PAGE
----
Thursday, January 10, 2019

Scotch-Irish Immigrants Flood the Northern Neck of Virginia #virginiapioneersnet #vagenealogy

Scotch-Irish Immigrants Flood the Northern Neck of Virginia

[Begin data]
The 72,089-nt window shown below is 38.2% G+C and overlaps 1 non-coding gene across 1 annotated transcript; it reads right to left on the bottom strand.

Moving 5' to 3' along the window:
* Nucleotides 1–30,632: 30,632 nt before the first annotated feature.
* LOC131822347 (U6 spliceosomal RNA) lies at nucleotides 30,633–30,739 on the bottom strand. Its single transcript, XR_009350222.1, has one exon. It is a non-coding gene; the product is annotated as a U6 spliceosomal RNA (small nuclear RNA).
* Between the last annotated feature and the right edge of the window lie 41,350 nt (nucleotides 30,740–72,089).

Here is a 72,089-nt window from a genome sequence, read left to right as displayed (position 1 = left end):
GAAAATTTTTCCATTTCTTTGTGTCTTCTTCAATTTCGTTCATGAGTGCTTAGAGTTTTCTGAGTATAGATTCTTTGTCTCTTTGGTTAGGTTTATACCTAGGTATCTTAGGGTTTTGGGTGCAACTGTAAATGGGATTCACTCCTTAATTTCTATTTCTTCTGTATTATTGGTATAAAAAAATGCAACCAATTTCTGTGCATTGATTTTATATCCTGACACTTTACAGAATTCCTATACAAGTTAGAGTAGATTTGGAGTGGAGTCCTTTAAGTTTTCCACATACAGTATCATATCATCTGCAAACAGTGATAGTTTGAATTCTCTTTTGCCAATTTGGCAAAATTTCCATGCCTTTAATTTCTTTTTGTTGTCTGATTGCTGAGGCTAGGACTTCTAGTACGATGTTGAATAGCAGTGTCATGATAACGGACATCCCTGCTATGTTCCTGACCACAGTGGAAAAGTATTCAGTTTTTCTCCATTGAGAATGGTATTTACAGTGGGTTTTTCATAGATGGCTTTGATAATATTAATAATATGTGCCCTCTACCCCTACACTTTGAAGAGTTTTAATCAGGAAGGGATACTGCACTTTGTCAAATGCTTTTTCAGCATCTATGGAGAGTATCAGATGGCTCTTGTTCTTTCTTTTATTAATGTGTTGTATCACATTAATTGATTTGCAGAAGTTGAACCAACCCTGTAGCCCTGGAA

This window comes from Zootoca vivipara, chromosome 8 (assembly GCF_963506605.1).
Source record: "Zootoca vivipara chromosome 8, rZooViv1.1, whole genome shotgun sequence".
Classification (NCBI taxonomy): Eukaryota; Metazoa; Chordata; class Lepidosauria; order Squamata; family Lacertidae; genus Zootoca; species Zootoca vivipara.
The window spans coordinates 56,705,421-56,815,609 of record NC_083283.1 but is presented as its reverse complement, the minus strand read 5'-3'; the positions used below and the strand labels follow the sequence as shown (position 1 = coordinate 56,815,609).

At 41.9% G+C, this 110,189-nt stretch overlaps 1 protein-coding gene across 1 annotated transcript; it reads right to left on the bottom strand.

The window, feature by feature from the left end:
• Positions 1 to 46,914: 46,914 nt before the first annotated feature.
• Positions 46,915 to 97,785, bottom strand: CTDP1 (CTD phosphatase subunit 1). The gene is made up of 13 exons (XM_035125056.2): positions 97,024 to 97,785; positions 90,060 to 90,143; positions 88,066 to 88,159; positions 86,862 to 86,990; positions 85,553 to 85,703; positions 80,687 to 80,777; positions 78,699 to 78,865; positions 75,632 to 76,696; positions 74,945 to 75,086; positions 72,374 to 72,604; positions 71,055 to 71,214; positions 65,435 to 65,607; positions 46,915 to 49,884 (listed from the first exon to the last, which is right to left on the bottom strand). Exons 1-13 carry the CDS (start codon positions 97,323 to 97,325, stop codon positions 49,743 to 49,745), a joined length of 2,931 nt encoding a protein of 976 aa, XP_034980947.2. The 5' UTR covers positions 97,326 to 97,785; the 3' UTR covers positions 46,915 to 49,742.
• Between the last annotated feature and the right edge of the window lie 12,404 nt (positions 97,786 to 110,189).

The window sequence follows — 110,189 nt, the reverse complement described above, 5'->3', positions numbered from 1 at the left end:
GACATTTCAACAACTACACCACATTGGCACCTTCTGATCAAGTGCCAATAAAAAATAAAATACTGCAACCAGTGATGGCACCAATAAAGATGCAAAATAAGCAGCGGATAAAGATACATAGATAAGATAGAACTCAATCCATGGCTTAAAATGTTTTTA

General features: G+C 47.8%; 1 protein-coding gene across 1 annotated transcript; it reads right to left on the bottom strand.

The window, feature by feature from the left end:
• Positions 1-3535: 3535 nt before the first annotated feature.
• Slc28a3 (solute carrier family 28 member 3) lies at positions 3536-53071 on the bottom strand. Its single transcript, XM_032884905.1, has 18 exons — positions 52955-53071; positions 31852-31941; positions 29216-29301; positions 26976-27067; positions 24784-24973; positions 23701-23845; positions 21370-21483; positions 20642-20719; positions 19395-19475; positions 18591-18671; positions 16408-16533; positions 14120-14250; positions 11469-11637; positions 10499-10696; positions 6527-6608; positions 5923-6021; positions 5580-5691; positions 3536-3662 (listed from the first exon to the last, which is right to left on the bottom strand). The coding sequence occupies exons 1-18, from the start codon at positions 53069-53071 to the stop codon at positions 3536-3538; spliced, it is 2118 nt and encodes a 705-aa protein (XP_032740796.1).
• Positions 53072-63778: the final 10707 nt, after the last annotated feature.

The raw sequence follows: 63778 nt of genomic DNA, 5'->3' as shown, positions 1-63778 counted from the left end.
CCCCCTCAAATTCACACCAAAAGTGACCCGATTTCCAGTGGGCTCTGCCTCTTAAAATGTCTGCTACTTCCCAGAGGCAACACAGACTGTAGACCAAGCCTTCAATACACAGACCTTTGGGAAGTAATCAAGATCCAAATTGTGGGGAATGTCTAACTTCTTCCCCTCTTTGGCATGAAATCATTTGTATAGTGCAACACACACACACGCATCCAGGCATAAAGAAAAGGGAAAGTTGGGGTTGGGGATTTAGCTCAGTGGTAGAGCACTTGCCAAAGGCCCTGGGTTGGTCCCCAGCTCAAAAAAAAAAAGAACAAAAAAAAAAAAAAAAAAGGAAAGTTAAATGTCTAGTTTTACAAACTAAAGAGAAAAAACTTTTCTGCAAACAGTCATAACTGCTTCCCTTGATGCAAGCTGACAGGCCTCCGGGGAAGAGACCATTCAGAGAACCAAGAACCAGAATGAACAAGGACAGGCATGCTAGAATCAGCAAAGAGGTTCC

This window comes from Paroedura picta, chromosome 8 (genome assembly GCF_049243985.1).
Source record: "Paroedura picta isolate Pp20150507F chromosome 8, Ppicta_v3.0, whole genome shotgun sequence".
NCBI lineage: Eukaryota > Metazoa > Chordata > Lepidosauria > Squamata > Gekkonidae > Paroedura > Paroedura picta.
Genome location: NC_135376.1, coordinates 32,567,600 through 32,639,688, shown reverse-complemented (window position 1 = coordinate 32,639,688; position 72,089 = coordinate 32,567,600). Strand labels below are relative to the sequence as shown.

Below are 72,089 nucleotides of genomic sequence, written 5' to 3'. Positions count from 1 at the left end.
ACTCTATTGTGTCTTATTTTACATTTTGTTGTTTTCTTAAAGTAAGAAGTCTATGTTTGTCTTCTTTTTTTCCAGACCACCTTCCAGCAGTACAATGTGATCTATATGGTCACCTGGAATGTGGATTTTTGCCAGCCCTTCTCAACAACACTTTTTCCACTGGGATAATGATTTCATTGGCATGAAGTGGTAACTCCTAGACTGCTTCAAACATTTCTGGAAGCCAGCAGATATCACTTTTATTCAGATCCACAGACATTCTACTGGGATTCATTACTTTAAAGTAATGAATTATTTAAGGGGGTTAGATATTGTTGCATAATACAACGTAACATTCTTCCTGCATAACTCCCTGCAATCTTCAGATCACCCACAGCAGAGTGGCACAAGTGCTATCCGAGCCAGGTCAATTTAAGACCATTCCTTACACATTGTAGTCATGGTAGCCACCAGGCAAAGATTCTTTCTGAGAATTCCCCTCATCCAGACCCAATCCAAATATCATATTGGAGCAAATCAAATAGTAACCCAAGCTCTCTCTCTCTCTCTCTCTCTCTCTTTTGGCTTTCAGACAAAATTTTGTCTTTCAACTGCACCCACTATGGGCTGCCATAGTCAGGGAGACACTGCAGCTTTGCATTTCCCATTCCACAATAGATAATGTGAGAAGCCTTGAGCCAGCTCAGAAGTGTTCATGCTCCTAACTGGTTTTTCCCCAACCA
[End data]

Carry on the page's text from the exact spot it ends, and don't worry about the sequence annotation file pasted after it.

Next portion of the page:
hoe-cropsAs most of these Scotch-Irish immigrants were very poor, many paid for their passage by selling their services and labour for a term of years, becoming a part of that flood of "indentured servants" which we shall soon consider. Fairfax Harrison, in his Landmarks of Old Prince William, vividly describes their advent and early distribution in the Northern Neck. As soon as the earlier arrivals had worked out their contracted years of servitude, Colonel Robert Carter, about 1723, began seating them around Brent Town and Elk Marsh. But as their numbers grew, they soon shewed a disinclination to become tenants, preferring to push further into the wilderness "where they could and did take up small holdings on the same terms that Colonel Carter took up his great ones and in that process they scattered." Being too poor to purchase negro slaves and the supply of "redemptioners" or indentured servants by that time beginning to diminish, they bought the cheaper convicts for labourers and the Piedmont backwoods of the Proprietary acquired a reputation for turbulence and lawlessness to which both master and servant contributed his share. But they settled the land, planted tobacco and corn as persistently and relentlessly as did their more prosperous neighbours and in common with them laboured to develop the future Loudoun.



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